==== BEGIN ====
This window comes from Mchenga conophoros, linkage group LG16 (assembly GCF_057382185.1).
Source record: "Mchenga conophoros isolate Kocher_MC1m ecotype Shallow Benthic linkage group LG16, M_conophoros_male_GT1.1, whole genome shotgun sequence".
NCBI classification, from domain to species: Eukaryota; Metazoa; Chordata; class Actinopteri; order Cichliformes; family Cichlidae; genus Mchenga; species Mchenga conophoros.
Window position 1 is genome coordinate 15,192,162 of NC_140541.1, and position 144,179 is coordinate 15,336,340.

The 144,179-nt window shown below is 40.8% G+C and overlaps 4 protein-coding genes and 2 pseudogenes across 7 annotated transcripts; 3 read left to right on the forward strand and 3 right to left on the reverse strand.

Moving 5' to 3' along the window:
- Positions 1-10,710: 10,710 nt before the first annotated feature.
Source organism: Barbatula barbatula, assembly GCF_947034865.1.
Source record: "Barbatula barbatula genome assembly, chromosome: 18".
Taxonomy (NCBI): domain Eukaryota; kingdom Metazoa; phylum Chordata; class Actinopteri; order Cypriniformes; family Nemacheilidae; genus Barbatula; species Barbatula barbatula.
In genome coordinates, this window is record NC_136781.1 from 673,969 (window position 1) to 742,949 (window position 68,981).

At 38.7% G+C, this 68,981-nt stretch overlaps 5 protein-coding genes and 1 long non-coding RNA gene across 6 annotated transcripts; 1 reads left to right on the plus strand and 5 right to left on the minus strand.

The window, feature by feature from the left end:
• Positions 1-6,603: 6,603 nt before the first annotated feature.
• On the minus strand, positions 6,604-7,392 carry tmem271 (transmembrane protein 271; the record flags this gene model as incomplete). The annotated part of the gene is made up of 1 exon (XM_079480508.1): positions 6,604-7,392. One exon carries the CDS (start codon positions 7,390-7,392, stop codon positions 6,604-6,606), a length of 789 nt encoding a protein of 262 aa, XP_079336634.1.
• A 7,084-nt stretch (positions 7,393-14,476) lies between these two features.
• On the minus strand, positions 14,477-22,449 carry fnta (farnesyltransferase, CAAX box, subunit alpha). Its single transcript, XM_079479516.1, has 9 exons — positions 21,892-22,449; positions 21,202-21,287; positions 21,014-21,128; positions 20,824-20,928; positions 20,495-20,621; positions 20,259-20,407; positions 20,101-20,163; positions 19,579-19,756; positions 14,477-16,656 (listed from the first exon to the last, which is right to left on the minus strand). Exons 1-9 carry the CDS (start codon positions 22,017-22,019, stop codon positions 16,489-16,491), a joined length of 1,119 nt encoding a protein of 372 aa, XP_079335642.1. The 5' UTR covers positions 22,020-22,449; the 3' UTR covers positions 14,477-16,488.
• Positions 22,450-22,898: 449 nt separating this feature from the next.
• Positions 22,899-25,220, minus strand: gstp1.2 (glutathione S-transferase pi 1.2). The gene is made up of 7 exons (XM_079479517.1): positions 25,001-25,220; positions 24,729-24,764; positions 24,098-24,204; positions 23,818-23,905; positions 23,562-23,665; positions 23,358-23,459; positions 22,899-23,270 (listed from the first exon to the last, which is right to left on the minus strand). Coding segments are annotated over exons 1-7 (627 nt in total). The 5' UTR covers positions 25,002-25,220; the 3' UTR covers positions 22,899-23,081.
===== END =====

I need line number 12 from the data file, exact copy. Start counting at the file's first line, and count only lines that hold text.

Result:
At 38.7% G+C, this 68,981-nt stretch overlaps 5 protein-coding genes and 1 long non-coding RNA gene across 6 annotated transcripts; 1 reads left to right on the plus strand and 5 right to left on the minus strand.